Readers’ letters from the January 13 issue of the Observer.
I TAKE issue with regard to the debacle which has taken place over many months at the Westgate Leisure Centre.
I speak as a long-standing member of Westgate.
It simply is not good enough to hear that members have been offered a ‘freeze’ on their membership if they felt that they were not getting value for money while renovation work is carried out.
Any serious member of a gym regime or one of the many excellent classes, will understand that you do not just ‘freeze’ your particular activity.
Basically, the purpose is to build up to a particular level for fitness and enjoyment over weeks and months.
For an individual to stop for many months would be totally counter-productive.
There are many like-minded members who fall into this category who have been strung along with very limited information and given several ‘ completion dates’ since the end of last summer.
It was always the hope that the scaffolding would be down or a class venue would be reinstated ‘soon or by the end of a particular month’ – that was how we all put up with the disruption.
Yes, I already hear the response from Westgate that these circumstances are beyond their control.
I do not disagree with this statement but I do consider that a gesture should be made to the loyal members who have kept faith with the centre during a very long overrun to the work (hopefully, compensation will be paid by the contractors by way of a penalty clause).
I would finally like to add that great effort is now being made to gain new members with preferential joining fees... so what about the loyal rest of us?
Michael Downey, Chichester
REGARDING recent critical comments in letters against Nic Fiddian-Green’s impressive horse’s head sculpture on the Trundle, the saying ‘Can’t see the wood for the trees’, comes to mind.
To object to a splendid piece of sculpture when there are two massive aerial masts, dominating the landscape, together with their ugly huts enclosed in high-security barbed wire fencing, seems a little strange!
Critics use the word intrusive but on the eastern slopes of the Trundle, overlooking the racecourse and the busy main road, there is a real blot on the landscape in the form of two old brick structures.
I wonder why nobody ever calls for their removal?
Michael Scott, Beech Avenue, Chichester
THE ISSUE of public subsidy for the Festival Theatre and Christmas Lights raises questions over what is the purpose of local and national government and what can we as a nation afford?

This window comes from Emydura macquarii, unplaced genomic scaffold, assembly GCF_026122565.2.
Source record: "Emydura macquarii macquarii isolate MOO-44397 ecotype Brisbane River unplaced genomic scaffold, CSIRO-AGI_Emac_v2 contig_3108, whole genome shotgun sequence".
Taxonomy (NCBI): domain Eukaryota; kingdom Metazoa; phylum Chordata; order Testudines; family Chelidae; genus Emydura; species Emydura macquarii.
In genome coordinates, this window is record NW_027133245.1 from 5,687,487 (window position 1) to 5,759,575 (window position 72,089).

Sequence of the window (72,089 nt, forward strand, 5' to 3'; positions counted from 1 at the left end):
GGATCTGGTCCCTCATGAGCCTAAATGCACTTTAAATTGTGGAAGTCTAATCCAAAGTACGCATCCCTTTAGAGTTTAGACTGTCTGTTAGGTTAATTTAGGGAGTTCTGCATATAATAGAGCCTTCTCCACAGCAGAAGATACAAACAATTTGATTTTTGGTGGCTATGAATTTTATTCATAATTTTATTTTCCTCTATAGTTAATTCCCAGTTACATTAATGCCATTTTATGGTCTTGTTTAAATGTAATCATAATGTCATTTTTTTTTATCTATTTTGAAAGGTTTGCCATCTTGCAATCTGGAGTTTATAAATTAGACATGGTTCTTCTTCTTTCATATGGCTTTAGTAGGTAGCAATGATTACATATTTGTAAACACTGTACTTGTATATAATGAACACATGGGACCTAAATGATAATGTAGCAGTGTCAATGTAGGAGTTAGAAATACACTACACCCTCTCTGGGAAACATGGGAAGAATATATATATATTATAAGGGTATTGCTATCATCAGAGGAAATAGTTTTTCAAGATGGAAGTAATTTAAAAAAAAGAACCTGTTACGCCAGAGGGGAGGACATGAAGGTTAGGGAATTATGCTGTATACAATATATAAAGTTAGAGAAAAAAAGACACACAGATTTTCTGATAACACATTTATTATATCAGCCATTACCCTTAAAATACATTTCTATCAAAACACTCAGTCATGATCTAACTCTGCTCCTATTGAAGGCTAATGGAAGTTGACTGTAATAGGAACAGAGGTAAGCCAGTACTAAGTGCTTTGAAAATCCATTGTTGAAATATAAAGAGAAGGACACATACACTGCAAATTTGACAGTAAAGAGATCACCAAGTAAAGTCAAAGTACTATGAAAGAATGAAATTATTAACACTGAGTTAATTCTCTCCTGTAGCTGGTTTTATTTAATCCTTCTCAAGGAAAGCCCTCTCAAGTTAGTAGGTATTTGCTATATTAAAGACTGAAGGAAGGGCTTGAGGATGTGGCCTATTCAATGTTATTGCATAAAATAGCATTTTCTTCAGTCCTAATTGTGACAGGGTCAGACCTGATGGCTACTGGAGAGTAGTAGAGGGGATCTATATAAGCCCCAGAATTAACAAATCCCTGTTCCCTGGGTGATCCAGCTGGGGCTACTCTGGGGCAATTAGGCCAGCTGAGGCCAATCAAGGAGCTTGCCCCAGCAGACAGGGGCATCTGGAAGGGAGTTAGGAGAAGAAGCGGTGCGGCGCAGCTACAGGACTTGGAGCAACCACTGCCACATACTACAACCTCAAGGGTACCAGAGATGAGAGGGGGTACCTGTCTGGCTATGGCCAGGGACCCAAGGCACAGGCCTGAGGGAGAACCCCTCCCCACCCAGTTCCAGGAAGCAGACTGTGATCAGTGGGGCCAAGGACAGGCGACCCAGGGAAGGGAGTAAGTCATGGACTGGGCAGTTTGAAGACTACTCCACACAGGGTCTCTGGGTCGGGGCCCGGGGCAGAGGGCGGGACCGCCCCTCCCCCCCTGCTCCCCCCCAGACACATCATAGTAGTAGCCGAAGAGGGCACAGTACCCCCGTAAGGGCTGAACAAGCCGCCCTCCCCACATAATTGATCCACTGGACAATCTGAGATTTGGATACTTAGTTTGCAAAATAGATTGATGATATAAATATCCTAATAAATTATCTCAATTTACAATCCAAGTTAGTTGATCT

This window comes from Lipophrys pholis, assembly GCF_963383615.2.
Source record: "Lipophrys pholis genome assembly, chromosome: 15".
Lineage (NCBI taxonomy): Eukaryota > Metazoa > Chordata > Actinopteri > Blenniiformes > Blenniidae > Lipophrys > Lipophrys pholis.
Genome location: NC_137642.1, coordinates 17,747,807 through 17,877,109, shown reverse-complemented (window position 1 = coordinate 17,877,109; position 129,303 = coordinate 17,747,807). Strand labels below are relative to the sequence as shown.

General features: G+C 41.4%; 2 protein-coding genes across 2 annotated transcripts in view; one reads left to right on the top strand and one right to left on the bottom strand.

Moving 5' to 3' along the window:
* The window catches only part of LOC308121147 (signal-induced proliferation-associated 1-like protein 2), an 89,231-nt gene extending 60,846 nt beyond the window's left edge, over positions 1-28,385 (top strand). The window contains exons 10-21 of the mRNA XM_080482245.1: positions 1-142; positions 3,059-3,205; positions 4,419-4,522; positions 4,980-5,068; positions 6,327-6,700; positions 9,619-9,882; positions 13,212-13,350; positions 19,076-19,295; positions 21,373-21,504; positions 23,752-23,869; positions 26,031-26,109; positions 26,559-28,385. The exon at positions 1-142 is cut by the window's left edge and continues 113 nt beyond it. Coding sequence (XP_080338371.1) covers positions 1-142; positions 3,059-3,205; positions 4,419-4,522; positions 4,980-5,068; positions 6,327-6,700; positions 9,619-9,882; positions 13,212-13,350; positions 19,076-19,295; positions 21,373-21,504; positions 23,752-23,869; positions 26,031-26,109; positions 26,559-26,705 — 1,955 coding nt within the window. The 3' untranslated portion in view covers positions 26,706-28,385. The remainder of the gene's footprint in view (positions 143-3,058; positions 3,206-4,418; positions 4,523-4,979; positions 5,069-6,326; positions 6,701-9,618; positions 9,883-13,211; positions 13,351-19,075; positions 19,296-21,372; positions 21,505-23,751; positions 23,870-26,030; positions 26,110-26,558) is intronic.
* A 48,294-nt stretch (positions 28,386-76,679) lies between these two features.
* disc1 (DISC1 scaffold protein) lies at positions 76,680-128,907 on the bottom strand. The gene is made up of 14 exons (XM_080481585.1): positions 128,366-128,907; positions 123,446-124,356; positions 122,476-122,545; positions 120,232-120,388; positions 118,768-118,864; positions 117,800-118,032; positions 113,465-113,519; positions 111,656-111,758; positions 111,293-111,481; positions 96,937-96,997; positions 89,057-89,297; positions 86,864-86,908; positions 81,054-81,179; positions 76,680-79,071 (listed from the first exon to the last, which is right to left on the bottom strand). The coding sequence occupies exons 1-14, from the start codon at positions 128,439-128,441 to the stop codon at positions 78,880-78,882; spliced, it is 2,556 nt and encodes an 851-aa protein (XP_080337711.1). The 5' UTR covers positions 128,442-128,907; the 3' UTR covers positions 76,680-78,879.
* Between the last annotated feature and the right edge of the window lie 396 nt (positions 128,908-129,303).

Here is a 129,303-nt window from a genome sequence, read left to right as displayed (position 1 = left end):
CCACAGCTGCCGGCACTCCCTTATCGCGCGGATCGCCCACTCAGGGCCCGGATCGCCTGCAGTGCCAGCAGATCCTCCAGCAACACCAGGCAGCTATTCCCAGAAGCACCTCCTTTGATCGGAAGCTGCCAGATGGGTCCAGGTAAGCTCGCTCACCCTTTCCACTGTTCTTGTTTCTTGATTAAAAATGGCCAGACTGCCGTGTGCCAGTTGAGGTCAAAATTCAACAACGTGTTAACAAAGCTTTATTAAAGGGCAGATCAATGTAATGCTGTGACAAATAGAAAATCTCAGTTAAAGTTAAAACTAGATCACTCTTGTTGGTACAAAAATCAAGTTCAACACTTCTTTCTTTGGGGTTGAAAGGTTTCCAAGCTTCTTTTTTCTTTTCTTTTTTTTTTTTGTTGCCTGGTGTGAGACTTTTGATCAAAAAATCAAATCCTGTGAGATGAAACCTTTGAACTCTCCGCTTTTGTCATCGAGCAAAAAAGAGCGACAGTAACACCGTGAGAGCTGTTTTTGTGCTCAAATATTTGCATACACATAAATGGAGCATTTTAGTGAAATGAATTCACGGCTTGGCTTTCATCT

On the one hand we have massive public deficits leading to money being drained away in interest payments and on the other a view that public subsidy promotes economic activity and ‘wellbeing’.
We have choices to make as to what is necessary and what is discretionary.
The core purpose of government is to ensure the collective health, safety and security of the people.
This is achieved by the collection of taxes which are then distributed by public bodies which do the things that cannot be more appropriately done by private and commercial concerns.
Once those areas are adequately covered, then the discretionary items can be brought into the realm of public funding.
Do we believe that our public health/environmental/police services, defence forces and even the maintenance of our roads are adequately funded?
If so, then we can afford to subsidise the arts and public displays.
A biproduct of ever-expanding public budgets has been the tendency for upper level salaries (and their attendant pension costs) to balloon.
A choice for CFT (and arts/sports in general) could be to balance the level of pay for senior managers and performers with the cost of its community activities.
As a nation we seem to have become very adept at complaining and saying ‘something must be done’ and our politicians, from parish to Brussels, pandering to this by using other peoples’ (ie taxpayers’) money to look good.
The public could easily do its bit in helping public bodies concentrate money on core matters by not dropping litter, exercising, better eating and getting involved in their communities.
If we, as a nation, continue to look to government in all its guises to do everything then we can’t moan about how much we pay it in taxes and complain when it fails to fully provide the services that really matter.
Happy pothole dodging.
Simon Oakley, Tangmere
I STRONGLY support the county council’s proposal to reduce the grant to the Festival Theatre.
Many of the patrons who attend the theatre are extremely well off and could afford to pay a ticket price which reflects the cost of putting on the shows.
The founder of the theatre, Leslie Evershed-Martin’s concept was a theatre built without state or local government subsidy.
This idea was successful for many years, then when Mr Evershed-Martin passed on, the begging bowl applications to the Arts Council and local councils commenced.
The building of the Minerva Theatre was a further drain on the main house as it’s not large enough to cover the costs of a professional production.